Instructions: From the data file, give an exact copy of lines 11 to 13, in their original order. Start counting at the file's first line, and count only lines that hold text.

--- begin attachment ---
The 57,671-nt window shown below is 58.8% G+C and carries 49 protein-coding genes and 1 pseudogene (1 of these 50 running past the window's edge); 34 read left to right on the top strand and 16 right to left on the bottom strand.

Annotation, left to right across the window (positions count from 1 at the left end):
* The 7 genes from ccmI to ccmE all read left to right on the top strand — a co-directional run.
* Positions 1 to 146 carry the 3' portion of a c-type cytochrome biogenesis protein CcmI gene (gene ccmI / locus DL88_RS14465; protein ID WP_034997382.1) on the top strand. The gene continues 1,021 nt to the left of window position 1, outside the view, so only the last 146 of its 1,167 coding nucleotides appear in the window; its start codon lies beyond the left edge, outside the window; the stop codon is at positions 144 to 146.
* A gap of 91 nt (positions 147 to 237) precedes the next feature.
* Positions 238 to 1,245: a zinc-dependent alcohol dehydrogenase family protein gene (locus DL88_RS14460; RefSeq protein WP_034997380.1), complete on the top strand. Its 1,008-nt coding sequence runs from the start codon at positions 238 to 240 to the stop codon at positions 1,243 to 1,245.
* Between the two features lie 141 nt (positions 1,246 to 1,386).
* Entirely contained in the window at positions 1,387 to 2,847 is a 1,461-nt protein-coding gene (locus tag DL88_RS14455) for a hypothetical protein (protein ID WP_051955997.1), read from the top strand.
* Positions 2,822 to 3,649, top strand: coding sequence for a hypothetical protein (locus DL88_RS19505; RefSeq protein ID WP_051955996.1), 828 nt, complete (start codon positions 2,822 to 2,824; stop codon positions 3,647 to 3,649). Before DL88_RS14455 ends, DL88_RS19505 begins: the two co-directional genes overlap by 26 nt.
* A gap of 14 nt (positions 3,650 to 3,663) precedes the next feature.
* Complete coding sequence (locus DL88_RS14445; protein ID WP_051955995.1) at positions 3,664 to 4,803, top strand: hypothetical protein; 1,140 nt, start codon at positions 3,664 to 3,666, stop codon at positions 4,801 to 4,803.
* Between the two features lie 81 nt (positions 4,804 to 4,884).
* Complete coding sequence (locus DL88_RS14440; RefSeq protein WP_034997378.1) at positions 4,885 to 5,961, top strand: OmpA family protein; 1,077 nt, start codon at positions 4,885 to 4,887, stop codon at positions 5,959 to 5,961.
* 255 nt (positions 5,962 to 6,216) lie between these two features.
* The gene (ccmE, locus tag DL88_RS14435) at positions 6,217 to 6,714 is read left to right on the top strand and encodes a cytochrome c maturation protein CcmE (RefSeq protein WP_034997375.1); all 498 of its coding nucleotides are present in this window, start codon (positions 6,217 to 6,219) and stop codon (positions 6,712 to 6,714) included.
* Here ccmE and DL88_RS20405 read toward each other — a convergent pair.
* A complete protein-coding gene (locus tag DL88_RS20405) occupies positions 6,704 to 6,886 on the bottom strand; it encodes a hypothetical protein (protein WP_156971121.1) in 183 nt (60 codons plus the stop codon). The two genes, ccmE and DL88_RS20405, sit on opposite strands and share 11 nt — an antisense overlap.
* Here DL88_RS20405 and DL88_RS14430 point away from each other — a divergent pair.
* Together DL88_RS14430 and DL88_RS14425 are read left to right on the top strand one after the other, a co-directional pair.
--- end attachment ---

* Complete coding sequence (locus DL88_RS14445; protein ID WP_051955995.1) at positions 3,664 to 4,803, top strand: hypothetical protein; 1,140 nt, start codon at positions 3,664 to 3,666, stop codon at positions 4,801 to 4,803.
* Between the two features lie 81 nt (positions 4,804 to 4,884).
* Complete coding sequence (locus DL88_RS14440; RefSeq protein WP_034997378.1) at positions 4,885 to 5,961, top strand: OmpA family protein; 1,077 nt, start codon at positions 4,885 to 4,887, stop codon at positions 5,959 to 5,961.